- GRADUATE STUDIES
- STUDENT LIFE
Anthropology is the study of humans as both biological and cultural beings. Anthropology students explore past societies through their material remains as well as present-day cultures using a wide variety of methodologies. The Anthropology major at Franklin Pierce offers a combination of classroom study, fieldwork, and study abroad that helps students appreciate the richness and complexity of the human present and past.
|Anthropology Honor Society, Lambda Alpha, induction luncheon. From right to left, Danielle Turcotte, Rebecca Nystrom, Dr. Picchi, Brian Kirn, Dr. Goodby, Kelsey Devlin, Nevena Teodosic, Rachel Tirrell, and Kate Pontbriand.|
The curriculum has strong cultural anthropological and archaeological emphases. Cultural anthropologists describe, compare, and analyze cultures, while archaeologists study a society’s material remains, and, through them, the society’s culture.
The department is oriented exclusively around undergraduate students. Students experience dynamic teaching, experiential learning, archaeology excavations at local sites, and semester-long, study-abroad programs led by anthropology faculty. Students explore the dimensions of their interest in cultural anthropology and archaeology while working with their advisors to design their own concentrations within the major.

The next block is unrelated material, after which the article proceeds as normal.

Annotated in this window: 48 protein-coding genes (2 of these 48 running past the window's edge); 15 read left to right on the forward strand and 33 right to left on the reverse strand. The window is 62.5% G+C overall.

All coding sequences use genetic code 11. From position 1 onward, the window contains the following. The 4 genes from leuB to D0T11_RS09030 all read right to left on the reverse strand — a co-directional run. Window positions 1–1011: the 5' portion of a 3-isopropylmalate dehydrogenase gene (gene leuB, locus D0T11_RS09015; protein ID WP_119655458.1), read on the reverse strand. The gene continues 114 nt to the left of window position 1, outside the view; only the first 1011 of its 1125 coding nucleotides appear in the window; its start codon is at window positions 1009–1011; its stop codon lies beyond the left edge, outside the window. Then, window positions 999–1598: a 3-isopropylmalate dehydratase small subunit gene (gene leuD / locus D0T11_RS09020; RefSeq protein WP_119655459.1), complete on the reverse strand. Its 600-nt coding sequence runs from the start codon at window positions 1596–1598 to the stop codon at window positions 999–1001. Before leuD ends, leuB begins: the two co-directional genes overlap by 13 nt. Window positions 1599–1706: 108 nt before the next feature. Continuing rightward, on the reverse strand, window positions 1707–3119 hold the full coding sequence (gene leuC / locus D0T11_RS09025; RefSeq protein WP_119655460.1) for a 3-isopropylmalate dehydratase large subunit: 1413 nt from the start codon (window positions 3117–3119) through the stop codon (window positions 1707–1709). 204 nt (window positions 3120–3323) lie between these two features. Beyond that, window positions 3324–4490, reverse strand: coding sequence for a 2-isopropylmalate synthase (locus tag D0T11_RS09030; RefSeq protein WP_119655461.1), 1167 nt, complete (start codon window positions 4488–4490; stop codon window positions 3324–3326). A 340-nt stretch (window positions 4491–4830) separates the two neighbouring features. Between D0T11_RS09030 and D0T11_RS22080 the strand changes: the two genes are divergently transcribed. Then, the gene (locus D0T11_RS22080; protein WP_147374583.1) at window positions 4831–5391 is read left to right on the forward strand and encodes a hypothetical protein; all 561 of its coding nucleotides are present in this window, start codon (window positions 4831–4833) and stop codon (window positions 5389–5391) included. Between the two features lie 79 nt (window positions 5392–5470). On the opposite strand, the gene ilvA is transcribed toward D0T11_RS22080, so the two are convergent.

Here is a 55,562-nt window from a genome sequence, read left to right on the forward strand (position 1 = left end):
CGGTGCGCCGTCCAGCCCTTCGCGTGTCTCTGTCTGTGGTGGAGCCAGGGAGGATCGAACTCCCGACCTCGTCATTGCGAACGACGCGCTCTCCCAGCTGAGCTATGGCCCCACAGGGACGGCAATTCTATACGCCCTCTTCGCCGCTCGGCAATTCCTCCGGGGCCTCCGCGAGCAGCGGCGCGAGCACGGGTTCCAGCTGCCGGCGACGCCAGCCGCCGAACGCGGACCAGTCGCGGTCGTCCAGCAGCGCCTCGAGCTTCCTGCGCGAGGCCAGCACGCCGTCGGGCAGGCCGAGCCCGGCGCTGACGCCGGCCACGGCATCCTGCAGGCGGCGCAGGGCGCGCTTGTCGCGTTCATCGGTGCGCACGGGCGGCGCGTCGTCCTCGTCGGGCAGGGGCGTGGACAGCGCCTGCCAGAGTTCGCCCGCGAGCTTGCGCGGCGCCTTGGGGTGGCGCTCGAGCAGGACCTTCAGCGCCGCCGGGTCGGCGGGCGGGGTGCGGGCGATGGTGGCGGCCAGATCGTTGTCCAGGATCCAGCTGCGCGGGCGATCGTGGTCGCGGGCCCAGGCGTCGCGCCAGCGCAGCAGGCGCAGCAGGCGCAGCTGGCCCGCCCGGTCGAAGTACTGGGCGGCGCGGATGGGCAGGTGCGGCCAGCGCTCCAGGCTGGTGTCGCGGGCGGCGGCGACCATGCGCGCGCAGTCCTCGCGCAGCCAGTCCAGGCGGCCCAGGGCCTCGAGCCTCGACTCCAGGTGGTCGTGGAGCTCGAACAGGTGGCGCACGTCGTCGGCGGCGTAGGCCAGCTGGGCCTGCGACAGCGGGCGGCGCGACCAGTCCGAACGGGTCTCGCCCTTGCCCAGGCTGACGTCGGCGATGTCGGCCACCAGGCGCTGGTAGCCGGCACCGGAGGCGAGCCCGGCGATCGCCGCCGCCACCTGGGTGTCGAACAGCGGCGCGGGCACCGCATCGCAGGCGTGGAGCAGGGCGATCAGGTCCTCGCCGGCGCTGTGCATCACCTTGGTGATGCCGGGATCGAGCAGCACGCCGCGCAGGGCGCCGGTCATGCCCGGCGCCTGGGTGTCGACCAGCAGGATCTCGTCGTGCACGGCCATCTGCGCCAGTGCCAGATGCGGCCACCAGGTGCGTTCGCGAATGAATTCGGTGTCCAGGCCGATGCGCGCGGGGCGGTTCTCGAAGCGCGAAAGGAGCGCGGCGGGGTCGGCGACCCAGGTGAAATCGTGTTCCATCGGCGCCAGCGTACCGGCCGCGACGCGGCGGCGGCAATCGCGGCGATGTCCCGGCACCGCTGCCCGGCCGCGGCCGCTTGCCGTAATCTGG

Students majoring in Anthropology may take courses leading to general competency in the field, or they may select specialized studies in Archaeology, Cultural Anthropology, and Applied Anthropology. Course selection is guided by a “major” professor who helps students choose relevant courses, which may include topics from other disciplines.
Anthropology majors interested in preparing for graduate school select a special Anthropology Honors curriculum developed with a faculty advisor in the department. This curriculum is for students considering graduate education in anthropology as well as such areas as culture studies, museum studies, urban studies, law, medicine, public health, education, public archaeology, community resource development, international relations, market research, work with national and international development agencies, and other social services.
At Franklin Pierce, students become involved immediately in experiential learning whether it be in computer simulations of fieldwork in rural Mexico, in local archaeology excavations, or in conducting interviews in ongoing local medical anthropology research.
Franklin Pierce University
College at Rindge
Dr. Robert Goodby, Associate Professor of Anthropology, was featured in the Boston Globe for his discovery of a centuries-old Native American Fort. Read the story.
Dr. Debra Picchi, Professor, returned from spending a semester in Vienna, Austria with anthropology and non-anthropology majors and is planning on taking a second group to Athens, Greece for a semester
Dr. Robert Welsch, has completed 4th edition of a textbook reader (Taking Sides: Anthropology) published by Mcgraw Hill. He will complete two other textbooks (Introduction to Anthropology and Introduction to Cultural Anthropology) with the same publisher in 2010.